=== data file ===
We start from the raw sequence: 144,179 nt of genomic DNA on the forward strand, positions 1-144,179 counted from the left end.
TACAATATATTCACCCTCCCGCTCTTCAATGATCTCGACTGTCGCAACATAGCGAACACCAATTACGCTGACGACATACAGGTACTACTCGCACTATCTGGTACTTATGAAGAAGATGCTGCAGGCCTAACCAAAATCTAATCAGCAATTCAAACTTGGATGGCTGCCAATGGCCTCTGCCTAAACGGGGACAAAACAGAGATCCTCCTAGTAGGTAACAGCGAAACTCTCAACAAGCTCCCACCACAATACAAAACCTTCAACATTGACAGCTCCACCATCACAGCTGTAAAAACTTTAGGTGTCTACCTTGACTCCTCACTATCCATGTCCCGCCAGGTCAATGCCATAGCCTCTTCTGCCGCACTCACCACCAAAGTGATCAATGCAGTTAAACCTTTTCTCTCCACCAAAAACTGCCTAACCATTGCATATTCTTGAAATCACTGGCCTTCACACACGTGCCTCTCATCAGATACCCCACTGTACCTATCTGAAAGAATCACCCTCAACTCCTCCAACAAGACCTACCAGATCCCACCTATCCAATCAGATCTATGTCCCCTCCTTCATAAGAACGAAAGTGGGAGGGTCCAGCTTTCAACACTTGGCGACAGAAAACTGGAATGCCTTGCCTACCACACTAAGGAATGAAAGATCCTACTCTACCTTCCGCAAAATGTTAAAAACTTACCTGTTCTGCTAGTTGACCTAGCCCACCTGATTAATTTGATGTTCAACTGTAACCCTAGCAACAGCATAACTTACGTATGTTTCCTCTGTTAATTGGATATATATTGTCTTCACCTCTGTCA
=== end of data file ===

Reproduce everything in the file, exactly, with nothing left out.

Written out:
We start from the raw sequence: 144,179 nt of genomic DNA on the forward strand, positions 1-144,179 counted from the left end.
TACAATATATTCACCCTCCCGCTCTTCAATGATCTCGACTGTCGCAACATAGCGAACACCAATTACGCTGACGACATACAGGTACTACTCGCACTATCTGGTACTTATGAAGAAGATGCTGCAGGCCTAACCAAAATCTAATCAGCAATTCAAACTTGGATGGCTGCCAATGGCCTCTGCCTAAACGGGGACAAAACAGAGATCCTCCTAGTAGGTAACAGCGAAACTCTCAACAAGCTCCCACCACAATACAAAACCTTCAACATTGACAGCTCCACCATCACAGCTGTAAAAACTTTAGGTGTCTACCTTGACTCCTCACTATCCATGTCCCGCCAGGTCAATGCCATAGCCTCTTCTGCCGCACTCACCACCAAAGTGATCAATGCAGTTAAACCTTTTCTCTCCACCAAAAACTGCCTAACCATTGCATATTCTTGAAATCACTGGCCTTCACACACGTGCCTCTCATCAGATACCCCACTGTACCTATCTGAAAGAATCACCCTCAACTCCTCCAACAAGACCTACCAGATCCCACCTATCCAATCAGATCTATGTCCCCTCCTTCATAAGAACGAAAGTGGGAGGGTCCAGCTTTCAACACTTGGCGACAGAAAACTGGAATGCCTTGCCTACCACACTAAGGAATGAAAGATCCTACTCTACCTTCCGCAAAATGTTAAAAACTTACCTGTTCTGCTAGTTGACCTAGCCCACCTGATTAATTTGATGTTCAACTGTAACCCTAGCAACAGCATAACTTACGTATGTTTCCTCTGTTAATTGGATATATATTGTCTTCACCTCTGTCA